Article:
As a columnist, you don’t always know what messages will float out into the abyss, never to be seen or heard from again, and which ones might ignite a spark of interest — or even action.

I always appreciate the feedback I receive from readers. Even the inflammatory, not-so-constructive criticism can be good for a laugh or two.

Depending on the day, my goal may be to enlighten and entertain, to maybe try to tickle the reader’s funny bone. Other times I seek to inform, to share interesting stories about athletes and teams, often focused on the Central Texas area. Pointed criticism is occasionally necessary.

And then sometimes I’ll just throw an idea out in hopes of starting a conversation.

Last week, I wrote a column — penned as an open letter to Waco Mayor Kyle Deaver and the members of the Waco City Council — about the idea of renaming a Waco street in honor of former football star LaDainian Tomlinson. Since then, I’ve had all manner of interesting conversations, and it’s my view that wheels are beginning to turn, that momentum is starting to form.

The day the column ran, I received a phone call from Joe Phipps, owner of Phipps Memorial in Waco. Joe offered to create a monument honoring LT that could potentially be placed somewhere at University High School.

He asked if I’d be willing to write the text for the monument. Would I? Sure, love to. There are still logistical details that must be figured out, not the least of which would be Waco ISD’s approval, but I’m hopeful that the project will eventually see its way to completion.

I also received word from friends of LaDainian that someone had forwarded my commentary on to him, and that he was touched. Of course, he’s had that same gracious reaction whenever his hometown has reached out to recognize him — as was the case when he gained induction into the Waco ISD Athletic Hall of Fame, the Texas High School Hall of Fame and the Texas Sports Hall of Fame, all located in Waco.

“Especially because I’m built from the very fabric of that town,” said Tomlinson in a phone conversation on Tuesday. “I’m truly a Central Texas kid. I was born and raised within a 30-mile radius of Central Texas, and it means a lot. This is the birthplace of my family, the heart of my family, and anytime they honor you, it’s very special, very moving. It makes you think that the sacrifice that you went through, those grueling days of dedication to try to reach the pinnacle, it makes you believe that it was all worth it.”

I also had a nice chat with Mayor Deaver on Wednesday, who called the street renaming proposal “an interesting idea.”

Deaver said he has not yet spoken with members of the City Council about the idea — “And this would be a decision for the Council, not just for me,” he said — but he added that he couldn’t imagine a lot of brush-back for some sort of city-driven endeavor to honor LT.

“I haven’t met him personally, but everything you hear about him, about how he gives back, on top of his accomplishments, and being from Waco, playing at University High School, being inducted (into the Pro Football Hall of Fame) on the first ballot, you don’t get a chance to honor people like that too often,” Deaver said. “I think you were dead on with the column. … I think we need to take a hard look at how we can honor him, because he’s been such a great ambassador for the city and someone that you’re just proud that he’s from Waco.”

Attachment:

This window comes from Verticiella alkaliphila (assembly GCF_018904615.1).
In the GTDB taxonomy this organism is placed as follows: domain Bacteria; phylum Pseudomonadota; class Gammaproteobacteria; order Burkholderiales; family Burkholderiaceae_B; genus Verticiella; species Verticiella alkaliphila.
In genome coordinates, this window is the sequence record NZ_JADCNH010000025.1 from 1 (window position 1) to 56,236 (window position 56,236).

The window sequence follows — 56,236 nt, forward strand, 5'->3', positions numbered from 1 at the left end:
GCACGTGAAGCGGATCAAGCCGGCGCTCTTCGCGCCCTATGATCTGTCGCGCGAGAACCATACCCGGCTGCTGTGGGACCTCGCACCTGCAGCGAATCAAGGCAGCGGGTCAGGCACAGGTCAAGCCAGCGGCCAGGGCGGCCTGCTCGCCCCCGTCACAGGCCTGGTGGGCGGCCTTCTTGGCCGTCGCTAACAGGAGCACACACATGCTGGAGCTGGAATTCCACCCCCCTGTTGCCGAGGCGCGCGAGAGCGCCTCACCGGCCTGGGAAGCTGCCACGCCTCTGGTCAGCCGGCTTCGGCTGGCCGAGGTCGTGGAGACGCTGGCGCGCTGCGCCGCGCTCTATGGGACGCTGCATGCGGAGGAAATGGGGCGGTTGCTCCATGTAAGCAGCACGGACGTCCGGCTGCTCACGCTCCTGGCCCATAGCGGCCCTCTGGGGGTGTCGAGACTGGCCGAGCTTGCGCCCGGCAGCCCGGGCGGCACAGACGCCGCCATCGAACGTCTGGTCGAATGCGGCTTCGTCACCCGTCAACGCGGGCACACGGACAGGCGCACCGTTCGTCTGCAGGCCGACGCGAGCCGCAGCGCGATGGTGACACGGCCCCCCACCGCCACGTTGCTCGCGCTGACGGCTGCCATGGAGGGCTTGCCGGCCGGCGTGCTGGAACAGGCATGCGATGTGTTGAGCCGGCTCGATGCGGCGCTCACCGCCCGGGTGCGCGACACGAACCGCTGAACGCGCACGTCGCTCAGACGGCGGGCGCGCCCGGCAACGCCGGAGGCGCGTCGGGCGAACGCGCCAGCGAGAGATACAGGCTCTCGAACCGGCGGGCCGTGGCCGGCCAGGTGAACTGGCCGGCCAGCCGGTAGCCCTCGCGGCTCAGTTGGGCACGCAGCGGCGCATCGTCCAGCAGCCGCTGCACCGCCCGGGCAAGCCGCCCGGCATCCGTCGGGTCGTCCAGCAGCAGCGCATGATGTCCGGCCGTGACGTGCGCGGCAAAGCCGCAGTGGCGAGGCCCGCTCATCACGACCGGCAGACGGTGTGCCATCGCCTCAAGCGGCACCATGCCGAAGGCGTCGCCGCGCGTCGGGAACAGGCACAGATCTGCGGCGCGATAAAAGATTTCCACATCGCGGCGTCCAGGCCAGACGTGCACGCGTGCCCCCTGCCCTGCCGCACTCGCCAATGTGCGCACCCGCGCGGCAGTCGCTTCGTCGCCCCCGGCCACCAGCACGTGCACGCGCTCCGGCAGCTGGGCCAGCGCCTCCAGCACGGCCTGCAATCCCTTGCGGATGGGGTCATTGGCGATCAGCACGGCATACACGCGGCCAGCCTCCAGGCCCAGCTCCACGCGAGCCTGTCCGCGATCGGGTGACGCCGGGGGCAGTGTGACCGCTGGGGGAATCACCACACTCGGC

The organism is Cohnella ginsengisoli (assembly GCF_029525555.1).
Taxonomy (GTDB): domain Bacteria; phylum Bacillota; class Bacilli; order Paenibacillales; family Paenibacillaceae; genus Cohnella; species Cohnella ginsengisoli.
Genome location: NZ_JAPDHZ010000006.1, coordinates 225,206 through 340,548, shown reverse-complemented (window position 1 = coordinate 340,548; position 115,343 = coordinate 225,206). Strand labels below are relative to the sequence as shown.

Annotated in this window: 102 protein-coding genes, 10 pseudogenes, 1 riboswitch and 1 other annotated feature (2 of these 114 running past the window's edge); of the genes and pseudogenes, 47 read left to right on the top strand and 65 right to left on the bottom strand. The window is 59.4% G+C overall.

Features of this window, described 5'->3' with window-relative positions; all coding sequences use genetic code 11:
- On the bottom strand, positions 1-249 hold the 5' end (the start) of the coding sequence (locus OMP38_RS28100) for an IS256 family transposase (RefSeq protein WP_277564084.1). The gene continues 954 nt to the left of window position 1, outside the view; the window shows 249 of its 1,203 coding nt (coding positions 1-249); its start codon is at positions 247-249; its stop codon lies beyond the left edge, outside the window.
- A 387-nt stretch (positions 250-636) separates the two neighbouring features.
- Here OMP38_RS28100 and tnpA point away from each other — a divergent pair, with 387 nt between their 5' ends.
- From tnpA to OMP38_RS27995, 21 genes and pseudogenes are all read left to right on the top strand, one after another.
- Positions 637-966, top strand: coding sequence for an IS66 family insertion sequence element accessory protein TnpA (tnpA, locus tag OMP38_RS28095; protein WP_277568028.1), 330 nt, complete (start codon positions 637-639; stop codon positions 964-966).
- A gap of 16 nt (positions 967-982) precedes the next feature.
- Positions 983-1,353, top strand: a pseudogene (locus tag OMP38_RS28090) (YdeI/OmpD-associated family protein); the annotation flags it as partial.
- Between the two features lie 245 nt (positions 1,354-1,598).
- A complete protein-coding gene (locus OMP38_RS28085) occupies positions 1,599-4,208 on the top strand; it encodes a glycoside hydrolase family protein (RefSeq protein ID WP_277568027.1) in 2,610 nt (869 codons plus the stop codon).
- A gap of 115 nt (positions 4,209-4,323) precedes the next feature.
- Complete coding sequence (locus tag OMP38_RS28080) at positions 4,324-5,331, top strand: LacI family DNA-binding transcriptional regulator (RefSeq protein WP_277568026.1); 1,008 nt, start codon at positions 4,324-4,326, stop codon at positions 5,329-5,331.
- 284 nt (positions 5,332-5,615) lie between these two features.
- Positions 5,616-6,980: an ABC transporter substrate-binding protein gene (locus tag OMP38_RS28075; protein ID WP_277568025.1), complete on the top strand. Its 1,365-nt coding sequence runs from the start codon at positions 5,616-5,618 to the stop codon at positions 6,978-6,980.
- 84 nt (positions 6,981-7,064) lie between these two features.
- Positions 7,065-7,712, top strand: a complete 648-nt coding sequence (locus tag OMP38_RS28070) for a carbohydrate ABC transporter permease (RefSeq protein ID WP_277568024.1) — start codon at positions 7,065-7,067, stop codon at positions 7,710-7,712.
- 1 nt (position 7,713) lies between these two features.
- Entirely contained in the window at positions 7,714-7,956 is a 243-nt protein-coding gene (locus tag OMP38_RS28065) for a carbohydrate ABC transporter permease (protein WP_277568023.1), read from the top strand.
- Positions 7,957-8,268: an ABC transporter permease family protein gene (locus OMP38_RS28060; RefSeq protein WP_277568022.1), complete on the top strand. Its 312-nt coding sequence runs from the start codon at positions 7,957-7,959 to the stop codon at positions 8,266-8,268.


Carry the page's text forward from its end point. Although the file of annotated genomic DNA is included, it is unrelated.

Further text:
Deaver said he wasn’t familiar with all the guidelines for renaming a city street for an individual. “It seems that many times we wait for someone to be deceased before we honor them in such a way,” he said. “I don’t think that’s written into our policy, and if it is it’s something we need to examine.”

(Tomlinson himself mentioned that when University High School’s current campus was being built, he received word that school district officials were considering naming the school’s athletic complex after him. He later found out that it didn’t happen because he hadn’t died yet.)

Of course, there are myriad other ways that the city could recognize Tomlinson’s contributions than re-painting a street sign.

That includes possibly naming a newly developed street after LT, something that Deaver noted could be an option.

Such projects don’t materialize overnight.

I certainly recognize that. But it’s inspiring to see that momentum is beginning to build for a tribute (or multiple tributes) to LT in his hometown.

Because he deserves it.

And not because he scored a lot of touchdowns. That unique athletic ability gave LT a platform, and it’s what led him to the Hall of Fame, for sure. But he has consistently used that platform to try to better society, often by building up the youth.

To me, that’s even cooler than all his rushing yards and end-zone visits.

LT has a running back’s soul.

Ask a running back about the touchdown, and he will instinctively prattle on about the “guys up front,” those offensive linemen who paved the way for that TD. It becomes a reflex.

With Tomlinson, it was never an act, though. His generosity of spirit is absolutely genuine. If Waco did choose to honor him with a street or a sign or a statue or a monument or, heck, a water tower, LT wouldn’t be the guy to thump his chest about it.

He’d show up — and he’d say thanks.

“I came from humble beginnings,” Tomlinson said. “I’ve never said that it was about me. That’s the way I feel in my heart, the way I view my country. … That’s honestly the message I hope people remember years later, after I’m gone.”

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